ILNews

COA affirms dismissal of complaint

Jennifer Nelson
January 1, 2008
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An Anderson man who filed a complaint against the officers that arrested him and two police departments filed his civil action outside of the statute of limitation, the Indiana Court of Appeals ruled April 28.

The appellate court agreed with the trial court in Jon S. Johnson v. Stephon Blackwell, et al., No. 49A02-0709-CV-759, that Johnson filed his four-count complaint against two detectives, the Madison County Sheriff's Department, and the Anderson Police Department after the two-year statute of limitations expired.

After receiving a tip in late February 2003 that Johnson had a large amount of drugs in his home, detectives Stephon Blackwell and Cliff Cole went to Johnson's house to investigate. The detectives told Johnson about the anonymous tip and asked to search his home. Johnson denied drugs were inside and started down a hallway, which caused Blackwell to draw his gun and tell Johnson that his walking away was a safety issue for the detectives. Johnson came back toward the detectives and allowed them to enter the home and search. The detectives found a package of crack cocaine in a dresser.

Johnson was charged in U.S. District Court, Southern District of Indiana, with possession with the intent to distribute crack cocaine. In March, Johnson moved to suppress the evidence, arguing his consent was involuntary. The District Court denied his motion and convicted him in May. Johnson appealed to the 7th Circuit Court of Appeals, which reversed Johnson's conviction and remanded the case to the District Court in October 2005. The indictment was dismissed in July 2006.

In November 2006, Johnson filed his complaint against the defendants alleging civil rights violations, false imprisonment/false arrest, wrongful infliction of emotional distress, and invasion of privacy by intrusion. All the counts were based on the February 2003 search of his home. The trial court granted the defendants' motion to dismiss pursuant to Indiana Trial Rule 12(B)(6) because his complaint was barred by the two-year statute of limitations governing injury to person.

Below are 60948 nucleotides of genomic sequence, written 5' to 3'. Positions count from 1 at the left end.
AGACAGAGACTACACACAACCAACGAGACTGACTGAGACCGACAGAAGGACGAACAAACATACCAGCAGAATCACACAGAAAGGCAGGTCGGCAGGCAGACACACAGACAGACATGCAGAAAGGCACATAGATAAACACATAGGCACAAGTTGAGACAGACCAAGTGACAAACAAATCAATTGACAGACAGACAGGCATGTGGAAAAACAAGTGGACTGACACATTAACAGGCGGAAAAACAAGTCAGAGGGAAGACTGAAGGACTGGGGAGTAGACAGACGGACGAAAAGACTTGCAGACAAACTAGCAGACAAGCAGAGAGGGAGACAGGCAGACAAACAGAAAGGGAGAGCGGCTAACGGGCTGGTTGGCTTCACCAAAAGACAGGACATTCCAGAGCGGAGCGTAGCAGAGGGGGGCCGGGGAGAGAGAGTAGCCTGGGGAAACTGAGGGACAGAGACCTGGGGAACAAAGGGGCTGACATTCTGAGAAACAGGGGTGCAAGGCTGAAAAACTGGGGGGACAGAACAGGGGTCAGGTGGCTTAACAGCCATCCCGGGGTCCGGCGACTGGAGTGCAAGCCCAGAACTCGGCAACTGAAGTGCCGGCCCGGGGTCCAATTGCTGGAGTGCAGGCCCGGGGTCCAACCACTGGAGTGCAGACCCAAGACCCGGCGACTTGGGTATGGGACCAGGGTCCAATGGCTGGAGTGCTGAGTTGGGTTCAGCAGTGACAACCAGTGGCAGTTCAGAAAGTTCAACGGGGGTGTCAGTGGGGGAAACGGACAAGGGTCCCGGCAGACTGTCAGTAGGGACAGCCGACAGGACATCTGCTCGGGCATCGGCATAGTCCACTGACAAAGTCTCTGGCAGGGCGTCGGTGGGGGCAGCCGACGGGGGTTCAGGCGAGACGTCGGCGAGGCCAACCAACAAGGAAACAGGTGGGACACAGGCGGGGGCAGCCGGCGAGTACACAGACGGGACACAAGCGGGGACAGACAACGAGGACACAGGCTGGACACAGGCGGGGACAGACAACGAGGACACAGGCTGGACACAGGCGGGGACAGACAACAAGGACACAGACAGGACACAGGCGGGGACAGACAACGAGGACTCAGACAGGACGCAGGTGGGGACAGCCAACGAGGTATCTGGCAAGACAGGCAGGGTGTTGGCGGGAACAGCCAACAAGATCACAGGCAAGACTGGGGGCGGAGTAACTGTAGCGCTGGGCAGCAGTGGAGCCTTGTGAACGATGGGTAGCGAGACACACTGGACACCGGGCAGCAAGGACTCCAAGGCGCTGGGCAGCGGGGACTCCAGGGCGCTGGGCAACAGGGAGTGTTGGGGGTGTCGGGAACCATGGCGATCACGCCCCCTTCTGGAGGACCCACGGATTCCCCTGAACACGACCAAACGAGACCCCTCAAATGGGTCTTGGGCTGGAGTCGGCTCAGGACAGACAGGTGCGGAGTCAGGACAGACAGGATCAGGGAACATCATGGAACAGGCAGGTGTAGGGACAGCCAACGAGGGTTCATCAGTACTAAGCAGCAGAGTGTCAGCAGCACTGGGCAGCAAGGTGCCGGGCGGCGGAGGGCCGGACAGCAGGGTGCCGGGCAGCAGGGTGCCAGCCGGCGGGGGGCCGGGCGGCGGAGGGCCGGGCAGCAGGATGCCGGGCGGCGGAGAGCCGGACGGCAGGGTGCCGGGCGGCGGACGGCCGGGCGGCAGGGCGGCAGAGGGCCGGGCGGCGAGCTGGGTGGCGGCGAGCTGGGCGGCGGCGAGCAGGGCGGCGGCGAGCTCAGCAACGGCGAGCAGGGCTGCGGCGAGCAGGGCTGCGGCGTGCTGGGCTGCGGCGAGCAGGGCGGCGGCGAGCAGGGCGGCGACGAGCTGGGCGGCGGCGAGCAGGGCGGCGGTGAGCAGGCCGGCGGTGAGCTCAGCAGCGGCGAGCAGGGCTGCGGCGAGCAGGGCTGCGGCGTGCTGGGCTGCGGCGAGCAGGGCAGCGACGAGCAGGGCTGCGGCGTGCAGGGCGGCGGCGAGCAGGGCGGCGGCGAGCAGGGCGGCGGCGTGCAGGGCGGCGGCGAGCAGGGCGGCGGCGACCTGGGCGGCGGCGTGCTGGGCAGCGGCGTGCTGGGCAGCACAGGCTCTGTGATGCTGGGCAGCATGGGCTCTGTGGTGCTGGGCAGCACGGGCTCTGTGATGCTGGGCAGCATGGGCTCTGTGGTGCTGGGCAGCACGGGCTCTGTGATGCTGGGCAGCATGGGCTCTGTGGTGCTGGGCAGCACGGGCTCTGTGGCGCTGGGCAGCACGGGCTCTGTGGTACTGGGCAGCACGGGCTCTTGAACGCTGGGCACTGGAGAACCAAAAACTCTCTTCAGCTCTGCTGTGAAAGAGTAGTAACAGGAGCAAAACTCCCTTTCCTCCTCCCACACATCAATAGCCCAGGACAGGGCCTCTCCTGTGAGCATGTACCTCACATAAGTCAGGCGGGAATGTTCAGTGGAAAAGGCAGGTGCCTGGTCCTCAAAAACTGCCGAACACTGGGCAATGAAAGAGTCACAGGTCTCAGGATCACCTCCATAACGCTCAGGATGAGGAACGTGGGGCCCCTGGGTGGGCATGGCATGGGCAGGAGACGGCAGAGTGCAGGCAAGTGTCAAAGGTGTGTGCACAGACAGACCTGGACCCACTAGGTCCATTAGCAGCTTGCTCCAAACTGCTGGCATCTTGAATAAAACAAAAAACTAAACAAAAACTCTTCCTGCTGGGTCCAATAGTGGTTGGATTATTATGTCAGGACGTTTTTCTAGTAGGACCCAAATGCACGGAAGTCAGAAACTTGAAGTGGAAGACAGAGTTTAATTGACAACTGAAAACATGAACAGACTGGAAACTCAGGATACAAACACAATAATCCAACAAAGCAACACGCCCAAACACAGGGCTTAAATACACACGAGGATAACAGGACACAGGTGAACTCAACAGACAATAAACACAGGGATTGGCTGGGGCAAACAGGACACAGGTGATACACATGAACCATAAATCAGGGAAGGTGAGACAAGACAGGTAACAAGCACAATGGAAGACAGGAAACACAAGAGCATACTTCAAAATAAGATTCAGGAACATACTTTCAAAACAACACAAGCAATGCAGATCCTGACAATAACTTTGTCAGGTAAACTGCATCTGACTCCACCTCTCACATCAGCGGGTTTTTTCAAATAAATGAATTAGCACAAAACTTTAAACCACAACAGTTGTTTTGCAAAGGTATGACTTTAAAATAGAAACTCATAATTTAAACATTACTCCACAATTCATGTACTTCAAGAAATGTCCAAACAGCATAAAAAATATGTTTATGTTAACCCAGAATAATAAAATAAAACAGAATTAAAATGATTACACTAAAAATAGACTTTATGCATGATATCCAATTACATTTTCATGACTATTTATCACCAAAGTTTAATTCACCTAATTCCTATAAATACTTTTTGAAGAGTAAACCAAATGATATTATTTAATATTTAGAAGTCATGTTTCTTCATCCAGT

Indiana Code Section 34-11-2-4 says an action for injury to a person must start within two years after the cause of action accrues. The appellate court determined the start dates for each of Johnson's counts, finding the start date for the civil rights violation, wrongful infliction of emotional distress, and invasion of privacy by intrusion counts began on the day the police searched his home.

Citing Livingston v. Consolidated City of Indianapolis, 398 N.E.2d 1302, 1303 (Ind. Ct. App. 1979) and Wallace v. Kato, 127 S. Ct. 1091 (2007), the Court of Appeals found Johnson's cause of action for false imprisonment/false arrest accrued when he was bound for trial in March 2003, wrote Judge Nancy Vaidik.

Even though Johnson's criminal litigation was still pending within the two-year statute of limitations, he should have filed the civil litigation, which would have been stayed until the outcome of his criminal case, she wrote.

"There is nothing that prevented Johnson from filing his civil complaint while his criminal case was pending. ... This is especially so given that when the Seventh Circuit remanded Johnson's criminal case in 2004, which was still within the statute of limitations, the court said that it was a "close question" of whether the detectives had reasonable suspicion to seize Johnson," she wrote.
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  1. Im very happy for you, getting ready to go down that dirt road myself, and im praying for the same outcome, because it IS sometimes in the childs best interest to have visitation with grandparents. Thanks for sharing, needed to hear some positive posts for once.

  2. Been there 4 months with 1 paycheck what can i do

  3. our hoa has not communicated any thing that takes place in their "executive meetings" not executive session. They make decisions in these meetings, do not have an agenda, do not notify association memebers and do not keep general meetings minutes. They do not communicate info of any kind to the member, except annual meeting, nobody attends or votes because they think the board is self serving. They keep a deposit fee from club house rental for inspection after someone uses it, there is no inspection I know becausee I rented it, they did not disclose to members that board memebers would be keeping this money, I know it is only 10 dollars but still it is not their money, they hire from within the board for paid positions, no advertising and no request for bids from anyone else, I atteended last annual meeting, went into executive session to elect officers in that session the president brought up the motion to give the secretary a raise of course they all agreed they hired her in, then the minutes stated that a diffeerent board member motioned to give this raise. This board is very clickish and has done things anyway they pleased for over 5 years, what recourse to members have to make changes in the boards conduct

  4. Where may I find an attorney working Pro Bono? Many issues with divorce, my Disability, distribution of IRA's, property, money's and pressured into agreement by my attorney. Leaving me far less than 5% of all after 15 years of marriage. No money to appeal, disabled living on disability income. Attorney's decision brought forward to judge, no evidence ever to finalize divorce. Just 2 weeks ago. Please help.

  5. For the record no one could answer the equal protection / substantive due process challenge I issued in the first post below. The lawless and accountable only to power bureaucrats never did either. All who interface with the Indiana law examiners or JLAP be warned.

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